This is the last week for my gym. It’s the end of an era. I’ve been a member, off and on, for 15 years.
The owner is retiring and moving on. The last day isn’t relevant because she moved on a while back. The signs were there.
The energy left the building. The exercise challenges disappeared. No birthday lists posted. Even the food drive was sad and uneventful.
New people left almost as soon as they signed up. It wasn’t hip. Or fun!
In the “old” days, there would be excitement. Things going on.
The gym is a circuit which means that you are on a piece of equipment for a limited time. There’s a cue and you move to the next one. I never got bored. I would never spend 20 minutes on one piece of equipment. Ever!
Nor could anyone hog one piece. Since everyone is moving there would be challenges. Additional specific exercises or changing direction. Something, anything to break the monotony. Gone.
There were special classes and those went away too.
There were employees to keep it open enough hours to satisfy both working women and retirees. There were early morning and evening hours and Saturday mornings. Over the last few years the hours changed as employees left and weren’t replaced. It’s hard for one person to staff a gym for all the hours that it should be open.
Saturdays were closed, then Friday afternoons. The closing time moved up in the evening and the opening time got later. People left as it didn’t fit their schedule.
Equipment wasn’t updated. Younger women left because of both hours and lack of challenge. Other gyms offer so much more for the same or less cost.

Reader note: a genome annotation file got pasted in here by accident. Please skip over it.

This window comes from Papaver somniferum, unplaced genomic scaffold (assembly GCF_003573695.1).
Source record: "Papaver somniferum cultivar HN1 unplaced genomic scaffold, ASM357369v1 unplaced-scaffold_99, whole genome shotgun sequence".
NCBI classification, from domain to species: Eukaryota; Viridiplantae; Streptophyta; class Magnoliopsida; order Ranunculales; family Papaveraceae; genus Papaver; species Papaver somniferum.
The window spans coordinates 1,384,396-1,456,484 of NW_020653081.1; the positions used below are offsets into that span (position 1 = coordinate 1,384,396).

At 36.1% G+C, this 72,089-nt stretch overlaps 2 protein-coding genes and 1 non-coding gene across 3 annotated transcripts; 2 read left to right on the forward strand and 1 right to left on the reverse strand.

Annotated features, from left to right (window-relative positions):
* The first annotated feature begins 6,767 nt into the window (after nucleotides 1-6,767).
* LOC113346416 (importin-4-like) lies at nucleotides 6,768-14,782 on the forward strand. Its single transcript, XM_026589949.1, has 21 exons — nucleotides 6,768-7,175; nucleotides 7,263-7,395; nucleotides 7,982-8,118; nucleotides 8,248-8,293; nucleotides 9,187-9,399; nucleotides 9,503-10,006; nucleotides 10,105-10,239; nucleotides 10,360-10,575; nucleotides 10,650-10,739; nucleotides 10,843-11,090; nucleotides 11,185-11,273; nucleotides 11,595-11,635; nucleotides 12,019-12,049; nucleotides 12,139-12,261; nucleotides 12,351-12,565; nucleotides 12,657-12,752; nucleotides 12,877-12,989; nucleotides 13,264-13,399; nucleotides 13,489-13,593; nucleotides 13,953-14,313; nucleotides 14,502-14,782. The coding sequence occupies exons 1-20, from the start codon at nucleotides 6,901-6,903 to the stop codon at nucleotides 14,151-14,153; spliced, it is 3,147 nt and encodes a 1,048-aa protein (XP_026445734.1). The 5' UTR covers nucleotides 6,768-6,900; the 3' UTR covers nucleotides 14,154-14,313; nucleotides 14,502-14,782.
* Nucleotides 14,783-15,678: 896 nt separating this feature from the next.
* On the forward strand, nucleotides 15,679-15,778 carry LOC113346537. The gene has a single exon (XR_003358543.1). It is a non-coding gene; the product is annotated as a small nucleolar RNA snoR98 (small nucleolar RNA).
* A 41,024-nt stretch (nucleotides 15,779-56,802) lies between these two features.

For long-term customers it was frustrating. Many of us drove to the gym only to find it closed unexpectedly. All dressed for exercise but nowhere to go. (Thank God for Starbucks!)
The closings were due to illness. No one doubted that there were health issues but it was frustrating. There was no backup. It was a family business but the family didn’t pitch in. Everyone had “real” jobs. No one was available.
As the client numbers dropped so did profits. Some of us stuck it out but many didn’t. It wasn’t worth selling. There was little value left. Equipment was old and tired. Building was rented. Client list too small to sell. Not much left at all.
Businesses run by one person are incredibly difficult. There is no margin for illness or anything.
There is a sadness but it’s also a beginning for all of us. I am encouraged to try new things. I’m looking forward to that! Maybe yoga? Maybe swimming?
Editor’s Note: This was written on my new computer. There are no pictures because I haven’t figured that out yet. It took longer but the computer did not end up in the pond….yet! We’ll see. One more week to decide if I keep it.